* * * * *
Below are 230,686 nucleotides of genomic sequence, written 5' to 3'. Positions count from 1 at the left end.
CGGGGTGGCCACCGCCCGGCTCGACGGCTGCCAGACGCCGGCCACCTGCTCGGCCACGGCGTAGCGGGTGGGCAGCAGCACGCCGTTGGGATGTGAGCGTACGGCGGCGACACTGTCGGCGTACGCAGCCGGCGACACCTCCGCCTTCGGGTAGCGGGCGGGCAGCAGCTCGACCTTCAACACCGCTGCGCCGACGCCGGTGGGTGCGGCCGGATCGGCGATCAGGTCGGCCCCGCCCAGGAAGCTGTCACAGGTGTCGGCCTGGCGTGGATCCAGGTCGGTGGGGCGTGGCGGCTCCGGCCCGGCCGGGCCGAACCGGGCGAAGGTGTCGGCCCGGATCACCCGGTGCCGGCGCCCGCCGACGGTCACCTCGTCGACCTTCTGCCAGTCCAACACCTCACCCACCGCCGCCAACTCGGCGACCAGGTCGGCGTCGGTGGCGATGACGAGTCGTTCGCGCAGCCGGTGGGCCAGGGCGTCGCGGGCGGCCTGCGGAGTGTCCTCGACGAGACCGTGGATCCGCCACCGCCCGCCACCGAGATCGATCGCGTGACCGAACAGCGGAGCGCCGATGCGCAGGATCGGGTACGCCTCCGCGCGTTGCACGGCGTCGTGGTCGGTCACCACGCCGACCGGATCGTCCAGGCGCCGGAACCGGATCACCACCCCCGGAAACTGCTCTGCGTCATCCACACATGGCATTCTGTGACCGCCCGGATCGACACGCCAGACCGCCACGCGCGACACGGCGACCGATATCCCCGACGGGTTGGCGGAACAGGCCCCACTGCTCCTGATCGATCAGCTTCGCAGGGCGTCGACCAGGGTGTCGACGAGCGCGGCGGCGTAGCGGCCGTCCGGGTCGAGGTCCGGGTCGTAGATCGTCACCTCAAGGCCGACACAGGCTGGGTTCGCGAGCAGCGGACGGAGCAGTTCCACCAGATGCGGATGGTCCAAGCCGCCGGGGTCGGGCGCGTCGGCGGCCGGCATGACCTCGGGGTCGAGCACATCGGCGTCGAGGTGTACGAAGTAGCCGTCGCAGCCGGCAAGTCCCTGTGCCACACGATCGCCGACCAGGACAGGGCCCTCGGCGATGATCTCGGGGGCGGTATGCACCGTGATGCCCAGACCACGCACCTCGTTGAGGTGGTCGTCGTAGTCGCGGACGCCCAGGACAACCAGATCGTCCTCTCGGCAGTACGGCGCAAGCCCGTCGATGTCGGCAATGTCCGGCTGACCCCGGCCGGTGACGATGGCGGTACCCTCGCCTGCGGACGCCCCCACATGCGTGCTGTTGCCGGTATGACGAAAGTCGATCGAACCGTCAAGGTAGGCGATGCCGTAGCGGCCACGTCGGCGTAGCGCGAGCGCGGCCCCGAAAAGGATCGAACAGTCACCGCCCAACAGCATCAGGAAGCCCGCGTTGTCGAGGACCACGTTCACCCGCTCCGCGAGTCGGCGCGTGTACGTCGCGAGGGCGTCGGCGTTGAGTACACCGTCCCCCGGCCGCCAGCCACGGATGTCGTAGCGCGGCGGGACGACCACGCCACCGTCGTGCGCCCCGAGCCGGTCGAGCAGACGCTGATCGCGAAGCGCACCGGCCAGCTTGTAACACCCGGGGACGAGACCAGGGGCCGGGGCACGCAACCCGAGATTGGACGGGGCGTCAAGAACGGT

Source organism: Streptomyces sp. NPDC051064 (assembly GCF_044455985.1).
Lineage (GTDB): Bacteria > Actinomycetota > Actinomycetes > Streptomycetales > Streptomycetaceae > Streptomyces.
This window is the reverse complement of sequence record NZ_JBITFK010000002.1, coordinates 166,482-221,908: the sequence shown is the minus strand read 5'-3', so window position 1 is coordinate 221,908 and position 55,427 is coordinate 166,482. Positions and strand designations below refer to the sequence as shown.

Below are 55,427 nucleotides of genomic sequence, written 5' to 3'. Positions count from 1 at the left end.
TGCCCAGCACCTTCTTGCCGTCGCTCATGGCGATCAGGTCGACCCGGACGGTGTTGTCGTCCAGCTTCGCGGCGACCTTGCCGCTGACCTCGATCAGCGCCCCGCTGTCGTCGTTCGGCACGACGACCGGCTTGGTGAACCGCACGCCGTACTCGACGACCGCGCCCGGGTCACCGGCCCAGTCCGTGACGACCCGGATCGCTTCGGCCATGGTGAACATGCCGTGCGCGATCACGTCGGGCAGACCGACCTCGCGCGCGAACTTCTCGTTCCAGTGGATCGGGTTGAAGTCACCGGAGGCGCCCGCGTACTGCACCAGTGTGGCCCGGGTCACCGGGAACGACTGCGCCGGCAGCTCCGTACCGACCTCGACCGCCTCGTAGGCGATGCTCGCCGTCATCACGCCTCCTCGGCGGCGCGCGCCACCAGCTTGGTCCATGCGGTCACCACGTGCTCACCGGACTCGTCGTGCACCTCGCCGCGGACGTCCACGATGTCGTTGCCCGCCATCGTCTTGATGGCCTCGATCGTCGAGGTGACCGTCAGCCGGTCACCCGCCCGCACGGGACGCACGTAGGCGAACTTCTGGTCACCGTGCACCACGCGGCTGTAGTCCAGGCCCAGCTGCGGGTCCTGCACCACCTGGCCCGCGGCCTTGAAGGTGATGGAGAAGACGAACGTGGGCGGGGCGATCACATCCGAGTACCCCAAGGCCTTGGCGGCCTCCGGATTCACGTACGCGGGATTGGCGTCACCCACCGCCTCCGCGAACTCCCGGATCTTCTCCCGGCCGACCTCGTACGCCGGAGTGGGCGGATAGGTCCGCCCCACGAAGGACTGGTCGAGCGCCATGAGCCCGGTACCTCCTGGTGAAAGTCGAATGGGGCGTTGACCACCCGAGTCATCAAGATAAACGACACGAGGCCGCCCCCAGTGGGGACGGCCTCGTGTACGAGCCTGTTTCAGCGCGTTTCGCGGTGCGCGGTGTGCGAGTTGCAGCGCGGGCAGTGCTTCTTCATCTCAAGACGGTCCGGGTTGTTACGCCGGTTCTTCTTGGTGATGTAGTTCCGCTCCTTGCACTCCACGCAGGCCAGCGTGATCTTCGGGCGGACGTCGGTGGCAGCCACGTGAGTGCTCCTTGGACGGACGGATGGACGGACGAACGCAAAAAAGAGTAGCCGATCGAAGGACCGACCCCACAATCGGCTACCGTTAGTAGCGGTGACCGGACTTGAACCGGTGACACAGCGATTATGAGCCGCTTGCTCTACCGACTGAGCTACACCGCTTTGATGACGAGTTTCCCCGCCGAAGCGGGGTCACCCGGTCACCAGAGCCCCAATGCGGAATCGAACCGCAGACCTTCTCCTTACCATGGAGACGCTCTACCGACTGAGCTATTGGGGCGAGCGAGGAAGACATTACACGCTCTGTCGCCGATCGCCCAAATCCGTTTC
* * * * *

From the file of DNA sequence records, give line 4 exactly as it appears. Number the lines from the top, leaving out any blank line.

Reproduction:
Lineage (GTDB): Bacteria > Actinomycetota > Actinomycetes > Streptomycetales > Streptomycetaceae > Streptomyces.